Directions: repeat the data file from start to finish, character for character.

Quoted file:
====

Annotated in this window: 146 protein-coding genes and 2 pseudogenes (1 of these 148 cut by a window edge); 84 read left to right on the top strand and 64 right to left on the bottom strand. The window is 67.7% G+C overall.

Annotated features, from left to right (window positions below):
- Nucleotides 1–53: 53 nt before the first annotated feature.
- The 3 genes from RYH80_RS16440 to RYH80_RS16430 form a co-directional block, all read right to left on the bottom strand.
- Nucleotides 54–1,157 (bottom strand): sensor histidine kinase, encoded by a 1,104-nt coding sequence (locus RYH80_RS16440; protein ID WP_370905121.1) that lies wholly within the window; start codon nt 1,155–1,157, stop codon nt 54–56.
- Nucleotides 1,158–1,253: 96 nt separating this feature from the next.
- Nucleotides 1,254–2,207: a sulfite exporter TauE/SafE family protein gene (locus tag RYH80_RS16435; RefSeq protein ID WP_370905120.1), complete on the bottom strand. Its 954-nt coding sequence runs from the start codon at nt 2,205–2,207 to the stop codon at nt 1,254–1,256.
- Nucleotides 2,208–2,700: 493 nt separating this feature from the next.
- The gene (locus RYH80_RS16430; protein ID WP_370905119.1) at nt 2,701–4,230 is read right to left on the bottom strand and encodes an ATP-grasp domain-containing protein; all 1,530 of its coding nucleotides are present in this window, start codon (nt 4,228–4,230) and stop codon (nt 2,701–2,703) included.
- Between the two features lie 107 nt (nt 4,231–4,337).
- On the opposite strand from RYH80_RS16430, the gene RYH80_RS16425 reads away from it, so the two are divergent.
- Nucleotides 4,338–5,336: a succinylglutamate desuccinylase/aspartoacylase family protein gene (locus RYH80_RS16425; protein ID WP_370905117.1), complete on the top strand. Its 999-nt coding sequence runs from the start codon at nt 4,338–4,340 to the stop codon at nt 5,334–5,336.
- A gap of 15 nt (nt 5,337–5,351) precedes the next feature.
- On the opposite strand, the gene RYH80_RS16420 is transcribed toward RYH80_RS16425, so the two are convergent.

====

Annotated in this window: 146 protein-coding genes and 2 pseudogenes (1 of these 148 cut by a window edge); 84 read left to right on the top strand and 64 right to left on the bottom strand. The window is 67.7% G+C overall.

Annotated features, from left to right (window positions below):
- Nucleotides 1–53: 53 nt before the first annotated feature.
- The 3 genes from RYH80_RS16440 to RYH80_RS16430 form a co-directional block, all read right to left on the bottom strand.
- Nucleotides 54–1,157 (bottom strand): sensor histidine kinase, encoded by a 1,104-nt coding sequence (locus RYH80_RS16440; protein ID WP_370905121.1) that lies wholly within the window; start codon nt 1,155–1,157, stop codon nt 54–56.
- Nucleotides 1,158–1,253: 96 nt separating this feature from the next.
- Nucleotides 1,254–2,207: a sulfite exporter TauE/SafE family protein gene (locus tag RYH80_RS16435; RefSeq protein ID WP_370905120.1), complete on the bottom strand. Its 954-nt coding sequence runs from the start codon at nt 2,205–2,207 to the stop codon at nt 1,254–1,256.
- Nucleotides 2,208–2,700: 493 nt separating this feature from the next.
- The gene (locus RYH80_RS16430; protein ID WP_370905119.1) at nt 2,701–4,230 is read right to left on the bottom strand and encodes an ATP-grasp domain-containing protein; all 1,530 of its coding nucleotides are present in this window, start codon (nt 4,228–4,230) and stop codon (nt 2,701–2,703) included.
- Between the two features lie 107 nt (nt 4,231–4,337).
- On the opposite strand from RYH80_RS16430, the gene RYH80_RS16425 reads away from it, so the two are divergent.
- Nucleotides 4,338–5,336: a succinylglutamate desuccinylase/aspartoacylase family protein gene (locus RYH80_RS16425; protein ID WP_370905117.1), complete on the top strand. Its 999-nt coding sequence runs from the start codon at nt 4,338–4,340 to the stop codon at nt 5,334–5,336.
- A gap of 15 nt (nt 5,337–5,351) precedes the next feature.
- On the opposite strand, the gene RYH80_RS16420 is transcribed toward RYH80_RS16425, so the two are convergent.